Laptops can help kids learn, voting machine security, algorithm to remove watermarks, Bing still going and strong, iOS 11 updates, anti-bullying AI not so good, and more with Miles and Lyle.
It was the year 2000 and Maine’s governor at the time, Angus King, was excited about the Internet. The World Wide Web was still relatively young but King wanted every student in the state to have access to it.
A recent international study by the Organization for Economic Cooperation and Development found no positive evidence of impact of educational technology on student performance.
Cybersecurity firm UpGuard has discovered that personal information from over 1.8 million Chicago residents was unintentionally exposed by voting machine supplier Election Systems & Software (ES&S). The backup files of voter data were found on an Amazon Web Services device and weren’t protected with a password.
Researchers at Google have found a vulnerability in the way watermarks are used by stock imagery sites like Adobe Stock that makes it possible to remove the opaque stamp used to protect copyright.
Watermarks are widely used by photographers and stock agencies to protect their digital property in an online world where very little stands between an eager image thief and your photography. However, even complex watermarks might not be as secure as you’d think when the same pattern is applied to a large number of accessible images.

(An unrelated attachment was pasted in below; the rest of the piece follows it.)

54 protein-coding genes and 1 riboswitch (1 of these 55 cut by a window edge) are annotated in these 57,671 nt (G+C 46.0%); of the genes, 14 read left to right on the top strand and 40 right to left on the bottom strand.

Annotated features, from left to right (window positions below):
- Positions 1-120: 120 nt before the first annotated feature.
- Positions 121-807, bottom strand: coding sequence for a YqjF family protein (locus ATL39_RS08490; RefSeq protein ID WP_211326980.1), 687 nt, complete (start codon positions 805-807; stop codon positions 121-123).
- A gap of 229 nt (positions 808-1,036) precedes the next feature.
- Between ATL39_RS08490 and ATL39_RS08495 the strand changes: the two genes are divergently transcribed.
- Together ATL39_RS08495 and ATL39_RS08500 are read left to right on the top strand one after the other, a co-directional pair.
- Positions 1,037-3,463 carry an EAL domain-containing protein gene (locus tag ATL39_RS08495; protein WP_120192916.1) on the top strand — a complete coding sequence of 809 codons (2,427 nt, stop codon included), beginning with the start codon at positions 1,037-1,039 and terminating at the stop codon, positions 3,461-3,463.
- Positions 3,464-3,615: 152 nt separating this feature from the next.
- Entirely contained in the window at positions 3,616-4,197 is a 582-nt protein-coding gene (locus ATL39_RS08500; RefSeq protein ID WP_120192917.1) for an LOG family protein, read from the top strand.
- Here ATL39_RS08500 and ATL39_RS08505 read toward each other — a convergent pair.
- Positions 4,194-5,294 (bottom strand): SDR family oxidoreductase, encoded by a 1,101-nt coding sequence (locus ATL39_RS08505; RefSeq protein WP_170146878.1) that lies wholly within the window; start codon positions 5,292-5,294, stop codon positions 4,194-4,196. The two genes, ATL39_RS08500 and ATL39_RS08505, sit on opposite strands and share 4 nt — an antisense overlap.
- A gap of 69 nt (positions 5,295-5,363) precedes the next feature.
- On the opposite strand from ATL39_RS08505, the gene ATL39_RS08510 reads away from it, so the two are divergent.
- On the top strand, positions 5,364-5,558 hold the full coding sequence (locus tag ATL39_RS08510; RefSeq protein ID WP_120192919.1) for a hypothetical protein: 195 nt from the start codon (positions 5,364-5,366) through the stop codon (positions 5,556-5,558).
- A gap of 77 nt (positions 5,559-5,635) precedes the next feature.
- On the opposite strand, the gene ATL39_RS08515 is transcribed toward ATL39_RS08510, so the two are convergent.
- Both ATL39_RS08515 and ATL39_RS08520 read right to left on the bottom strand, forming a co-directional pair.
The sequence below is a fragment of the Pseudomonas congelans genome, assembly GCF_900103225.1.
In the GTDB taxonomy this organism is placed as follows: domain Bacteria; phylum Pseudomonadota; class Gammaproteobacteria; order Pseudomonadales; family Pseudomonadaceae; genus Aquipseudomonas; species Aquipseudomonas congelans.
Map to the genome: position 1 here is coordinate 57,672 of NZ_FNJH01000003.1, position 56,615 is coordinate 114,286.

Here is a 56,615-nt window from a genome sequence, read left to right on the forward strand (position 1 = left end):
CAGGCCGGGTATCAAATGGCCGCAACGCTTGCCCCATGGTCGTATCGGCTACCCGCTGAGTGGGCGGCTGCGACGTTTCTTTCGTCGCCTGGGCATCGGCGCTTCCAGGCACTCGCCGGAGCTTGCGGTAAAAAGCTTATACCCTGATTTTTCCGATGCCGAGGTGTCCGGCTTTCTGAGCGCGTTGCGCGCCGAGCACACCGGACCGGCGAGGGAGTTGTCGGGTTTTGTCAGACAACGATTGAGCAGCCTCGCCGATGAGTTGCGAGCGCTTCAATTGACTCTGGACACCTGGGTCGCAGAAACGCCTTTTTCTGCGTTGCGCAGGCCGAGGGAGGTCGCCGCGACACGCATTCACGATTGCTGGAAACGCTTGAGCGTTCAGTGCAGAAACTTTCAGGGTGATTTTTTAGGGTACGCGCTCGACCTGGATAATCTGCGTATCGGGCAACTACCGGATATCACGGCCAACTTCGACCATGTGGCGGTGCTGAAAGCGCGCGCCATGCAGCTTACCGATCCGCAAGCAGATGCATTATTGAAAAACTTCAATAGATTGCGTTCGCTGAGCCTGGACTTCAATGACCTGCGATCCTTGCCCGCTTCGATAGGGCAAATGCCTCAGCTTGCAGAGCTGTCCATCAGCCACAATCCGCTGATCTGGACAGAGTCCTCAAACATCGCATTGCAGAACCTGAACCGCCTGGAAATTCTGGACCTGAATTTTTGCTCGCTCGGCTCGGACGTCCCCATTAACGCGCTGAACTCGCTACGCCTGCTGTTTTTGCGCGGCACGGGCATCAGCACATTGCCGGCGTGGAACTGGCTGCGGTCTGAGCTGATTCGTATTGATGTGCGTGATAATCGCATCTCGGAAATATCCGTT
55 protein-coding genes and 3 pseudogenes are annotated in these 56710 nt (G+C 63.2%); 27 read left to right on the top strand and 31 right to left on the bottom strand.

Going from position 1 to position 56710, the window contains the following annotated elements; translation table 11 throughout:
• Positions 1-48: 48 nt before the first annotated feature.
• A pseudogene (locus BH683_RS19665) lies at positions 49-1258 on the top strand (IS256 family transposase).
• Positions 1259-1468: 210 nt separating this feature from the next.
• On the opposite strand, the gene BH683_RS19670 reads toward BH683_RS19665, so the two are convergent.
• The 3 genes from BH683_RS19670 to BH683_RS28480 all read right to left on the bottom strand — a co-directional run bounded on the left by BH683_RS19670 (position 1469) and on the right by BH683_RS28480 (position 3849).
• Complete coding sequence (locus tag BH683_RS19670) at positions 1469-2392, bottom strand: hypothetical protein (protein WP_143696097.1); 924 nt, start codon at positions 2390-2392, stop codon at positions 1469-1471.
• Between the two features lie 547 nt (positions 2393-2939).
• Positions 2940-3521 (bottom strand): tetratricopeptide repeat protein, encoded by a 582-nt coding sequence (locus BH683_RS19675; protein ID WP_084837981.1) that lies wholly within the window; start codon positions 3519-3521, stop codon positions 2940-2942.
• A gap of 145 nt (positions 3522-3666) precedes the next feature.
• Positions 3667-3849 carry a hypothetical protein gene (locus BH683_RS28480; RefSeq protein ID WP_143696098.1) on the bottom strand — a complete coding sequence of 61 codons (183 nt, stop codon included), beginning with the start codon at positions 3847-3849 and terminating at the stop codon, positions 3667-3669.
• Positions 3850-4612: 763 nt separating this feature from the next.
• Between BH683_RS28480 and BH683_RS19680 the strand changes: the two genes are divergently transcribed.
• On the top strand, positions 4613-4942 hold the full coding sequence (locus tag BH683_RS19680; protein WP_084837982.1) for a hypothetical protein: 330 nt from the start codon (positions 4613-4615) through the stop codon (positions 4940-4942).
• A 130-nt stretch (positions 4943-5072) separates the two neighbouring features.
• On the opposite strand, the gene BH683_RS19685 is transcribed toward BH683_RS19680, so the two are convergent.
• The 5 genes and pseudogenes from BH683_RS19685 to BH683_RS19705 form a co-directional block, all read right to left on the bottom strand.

We’ve known from Microsoft’s financial reports that Bing has been growing. The search engine became profitable in the third calendar quarter of 2015, and Microsoft says it has continued to grow both the market share and revenue-per-search since then.
Prevent your fingers from unlocking your iPhone when you’re in a sticky situation.
A video posted to YouTube by users EverythingApplePro yesterday shows a small $500 box unlocking an iPhone 7 locked with a short passcode. The box works on all iPhone 7 and iPhone 7+ models, as well as some iPhone 6 and 6S models and, unless you’re willing to wait an incredible amount of time, only works in a small subset of edge cases.
The culture of online civility is harming us all.
Your phone, TV, or connected device could become a sonar spy, as white hat hackers at the University of Washington give new meaning to bad music.